Photo Credit: Chris Mezzavilla
After the first off day of training camp, the 49ers were back and decidedly not better than ever on Monday. The first few days had standout performances and a bit of a rhythm, but on Monday things seemed a little disjointed.
Both Jimmy Garoppolo and Trey Lance were picked off, though Garoppolo was bailed out by a Dee Ford offsides; this was Ford’s first full involvement in team drills and he got caught twice for jumping offsides. He was not the only offender on the day, not by any stretch.
On training camp day five, this was as penalized and disjointed as the 49ers — on both sides of the ball — have been thus far. They went through their first full red zone series, when there were flags flying from the crew of NFL officials on seemingly every other play, whether it was an illegal formation, offsides, a false start, or pass interference on either side.
Kyle Shanahan said as much after practice, attributing much of the stumbling and bumbling to Sunday’s off day. He said they lacked the crispness they’d shown in the first four practices.
“I thought we were a little rusty today. Everyone got a day off yesterday. I didn’t think the defense was as crisp with our calls, when we changed our motions and stuff it seemed like there’s a little bit of hesitation with everyone,” Shanahan said. “When you’re grinding every day and then you get to relax for a day, sometimes your mind’s a little too relaxed and I thought the D started out that way. I thought that the O was a little bit sloppy also.”
Lance threw his first interception of camp to Jonas Griffith, who’s excelled thus far. He was targeting an in-cutting Brandon Aiyuk for a would-be touchdown, but the ball came out a beat late and Griffith did his best Fred Warner impression, snatching it over the middle.
This was definitely a much shakier practice from Lance, specifically in red zone drills. In addition to the interception, he also had an overthrow to George Kittle. That said, he was limited to more simpler passes like screens and balls to the flat, along with a healthy dose of read-option runs; on those plays, he’s demonstrated an outstanding knack for reading the rushing defender and knowing whether to hand the ball off or keep it.
Garoppolo also had a few shaky throws, throwing a near interception — also targeting Aiyuk — who was clamped by Jason Verrett. There was no opening to throw the ball. He did close his day out with a red zone touchdown to an in-cutting Kevin White on a nice throw.
He and Lance were much more limited today, only operating in sets of three reps at a time, which is fewer than in previous sessions. It may have been a concerted effort to involve both Nate Sudfeld and Josh Rosen more, and ease back into things before the first full padded practice on Tuesday.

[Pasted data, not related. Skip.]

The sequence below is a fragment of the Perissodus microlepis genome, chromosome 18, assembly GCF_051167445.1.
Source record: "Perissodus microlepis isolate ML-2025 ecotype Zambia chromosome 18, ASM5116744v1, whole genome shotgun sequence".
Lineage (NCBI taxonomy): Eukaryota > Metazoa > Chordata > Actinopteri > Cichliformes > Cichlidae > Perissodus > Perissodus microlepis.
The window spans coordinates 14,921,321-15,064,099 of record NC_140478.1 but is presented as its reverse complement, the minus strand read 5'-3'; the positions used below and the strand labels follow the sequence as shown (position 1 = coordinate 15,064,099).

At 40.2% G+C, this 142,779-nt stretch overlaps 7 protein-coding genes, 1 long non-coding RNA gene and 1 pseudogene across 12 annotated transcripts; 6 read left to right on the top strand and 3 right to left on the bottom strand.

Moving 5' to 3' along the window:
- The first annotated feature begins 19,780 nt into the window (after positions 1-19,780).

The defensive line had a few nice moments, with Zach Kerr remaining stout in the run game, Kentavius Street finding himself in the backfield a few times, and both Jordan Willis and Arden Key finding a few would-be sacks. Some of those were coverage sacks, or hesitancy by Garoppolo to throw the ball.
Arik Armstead and Mike McGlinchey had a nice battle going on, with McGlinchey rebounding well after Armstead beat him once.
One of the few players who really stood out yet again was Ross Dwelley, who is having a hell of a camp. He’s made at least four nonsensically good catches, including one on Saturday which wasn’t intended for him. He caught one ball in double coverage against both Deommodore Lenoir and Tavon Wilson (who was extremely and hilariously wrong in thinking he’d broken up the pass), and another which Garoppolo feathered over the outstretched arm of Warner. It’s the first pass thus far — that I can remember — where Garoppolo tried Warner in that sort of a position and came out as the winner.
There were a handful of fumbles, too. One was inexplicable by JaMycal Hasty, who ruined what looked to be a nice, shifty run up the middle. Trey Sermon lost one out of bounds on the far sideline, and Garoppolo and Alex Mack had their second bad exchange of camp on a snap for what would have been a defensive fumble recovery.
Shanahan said those fumbles aren’t a result of Garoppolo and Mack getting accustomed to each other. He attributed Monday’s error as a result of “hiccups” on Mack’s end.
“No, Jimmy’s been taking snaps for a long time and Alex can snap,” Shanahan said. “Today’s one happened because I think Alex was making a call and just froze, so everyone went. Just got the hiccups and didn’t snap it right away. It happens sometimes, but hopefully it happens in practice and not the game.”
We’ll get a much better look at this team with pads on Tuesday; that should provide the best look at the 49ers’ running backs corps thus far, and a clearer picture of the offensive line.
Nick Bosa, Javon Kinlaw and Jalen Hurd were all present in practice, though only Kinlaw participated in team drills. Maurice Hurst, who sat out with a “slight ankle” injury returned, along with Dre Greenlaw, who missed Saturday’s practice with a foot blister.
Tim Harris Jr. was limited, while Dontae Johnson left practice with a foot injury, as did a worrisome injury to Azeez Al-Shaair, who was down for a while having his knees examined by team doctors before getting up and slowly walking to the locker room. Shanahan said the team is optimistic, though waiting on tests, that Al-Shaair’s injury is not severe. He’s been stellar thus far as the SAM linebacker.